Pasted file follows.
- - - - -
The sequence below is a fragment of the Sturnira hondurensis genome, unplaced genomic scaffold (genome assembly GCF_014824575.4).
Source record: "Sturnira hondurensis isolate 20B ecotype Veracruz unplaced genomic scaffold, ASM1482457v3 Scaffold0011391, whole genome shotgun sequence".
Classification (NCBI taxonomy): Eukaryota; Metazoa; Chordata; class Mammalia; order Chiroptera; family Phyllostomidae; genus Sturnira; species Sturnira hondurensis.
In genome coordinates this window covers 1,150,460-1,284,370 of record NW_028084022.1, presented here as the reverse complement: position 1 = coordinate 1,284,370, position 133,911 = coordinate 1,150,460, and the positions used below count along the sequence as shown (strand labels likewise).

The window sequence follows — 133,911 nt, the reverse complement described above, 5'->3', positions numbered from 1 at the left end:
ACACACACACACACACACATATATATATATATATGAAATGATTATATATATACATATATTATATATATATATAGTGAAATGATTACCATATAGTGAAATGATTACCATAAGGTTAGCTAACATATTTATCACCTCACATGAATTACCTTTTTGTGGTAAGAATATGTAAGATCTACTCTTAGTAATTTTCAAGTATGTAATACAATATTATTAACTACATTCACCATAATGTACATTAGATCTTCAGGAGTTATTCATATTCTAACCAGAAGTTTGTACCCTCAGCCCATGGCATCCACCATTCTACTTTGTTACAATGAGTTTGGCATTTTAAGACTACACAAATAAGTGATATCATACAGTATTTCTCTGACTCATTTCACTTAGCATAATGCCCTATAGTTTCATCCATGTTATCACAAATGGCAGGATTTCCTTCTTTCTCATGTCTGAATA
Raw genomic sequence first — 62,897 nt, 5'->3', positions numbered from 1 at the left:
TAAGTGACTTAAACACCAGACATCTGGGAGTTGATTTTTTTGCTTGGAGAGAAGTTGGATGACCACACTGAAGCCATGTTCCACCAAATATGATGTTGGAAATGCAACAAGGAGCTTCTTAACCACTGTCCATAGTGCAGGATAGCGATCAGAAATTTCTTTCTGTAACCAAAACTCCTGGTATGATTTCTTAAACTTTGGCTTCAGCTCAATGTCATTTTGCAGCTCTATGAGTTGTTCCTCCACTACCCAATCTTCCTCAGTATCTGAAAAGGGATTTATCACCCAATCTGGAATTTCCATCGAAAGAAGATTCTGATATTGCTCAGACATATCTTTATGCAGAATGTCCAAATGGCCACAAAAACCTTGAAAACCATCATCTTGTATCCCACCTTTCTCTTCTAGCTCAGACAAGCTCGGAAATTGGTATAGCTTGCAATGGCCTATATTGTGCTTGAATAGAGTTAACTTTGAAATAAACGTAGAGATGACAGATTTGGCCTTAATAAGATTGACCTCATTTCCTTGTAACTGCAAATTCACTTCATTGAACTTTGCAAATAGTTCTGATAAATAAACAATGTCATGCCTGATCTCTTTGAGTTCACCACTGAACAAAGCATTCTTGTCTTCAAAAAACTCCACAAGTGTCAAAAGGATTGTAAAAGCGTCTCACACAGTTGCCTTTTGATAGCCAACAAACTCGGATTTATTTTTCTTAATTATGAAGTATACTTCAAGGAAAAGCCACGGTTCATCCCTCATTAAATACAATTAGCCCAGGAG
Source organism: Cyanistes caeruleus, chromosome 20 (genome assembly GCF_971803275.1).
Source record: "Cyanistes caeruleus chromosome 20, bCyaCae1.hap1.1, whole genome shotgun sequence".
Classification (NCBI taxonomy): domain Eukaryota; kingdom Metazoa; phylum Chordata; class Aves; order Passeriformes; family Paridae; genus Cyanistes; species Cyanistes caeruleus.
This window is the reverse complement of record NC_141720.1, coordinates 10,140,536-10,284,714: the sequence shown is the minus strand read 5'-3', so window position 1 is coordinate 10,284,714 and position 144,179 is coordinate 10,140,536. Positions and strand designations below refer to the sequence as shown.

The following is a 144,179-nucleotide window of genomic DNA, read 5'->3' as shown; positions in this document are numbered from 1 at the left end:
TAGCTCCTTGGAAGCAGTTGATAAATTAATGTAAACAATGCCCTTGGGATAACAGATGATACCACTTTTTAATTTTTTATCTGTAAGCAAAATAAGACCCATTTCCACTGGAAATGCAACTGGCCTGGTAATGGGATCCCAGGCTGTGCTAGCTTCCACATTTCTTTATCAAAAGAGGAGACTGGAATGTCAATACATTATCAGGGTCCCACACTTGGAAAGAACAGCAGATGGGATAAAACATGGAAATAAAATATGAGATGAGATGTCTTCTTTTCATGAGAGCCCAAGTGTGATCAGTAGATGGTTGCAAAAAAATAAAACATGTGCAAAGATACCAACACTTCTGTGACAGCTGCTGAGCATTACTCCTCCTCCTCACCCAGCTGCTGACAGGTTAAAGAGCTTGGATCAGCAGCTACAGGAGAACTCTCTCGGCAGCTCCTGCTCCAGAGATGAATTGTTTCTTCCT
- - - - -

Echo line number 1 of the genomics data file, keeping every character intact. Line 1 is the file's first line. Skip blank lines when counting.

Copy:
The sequence below is a fragment of the Sturnira hondurensis genome, unplaced genomic scaffold (genome assembly GCF_014824575.4).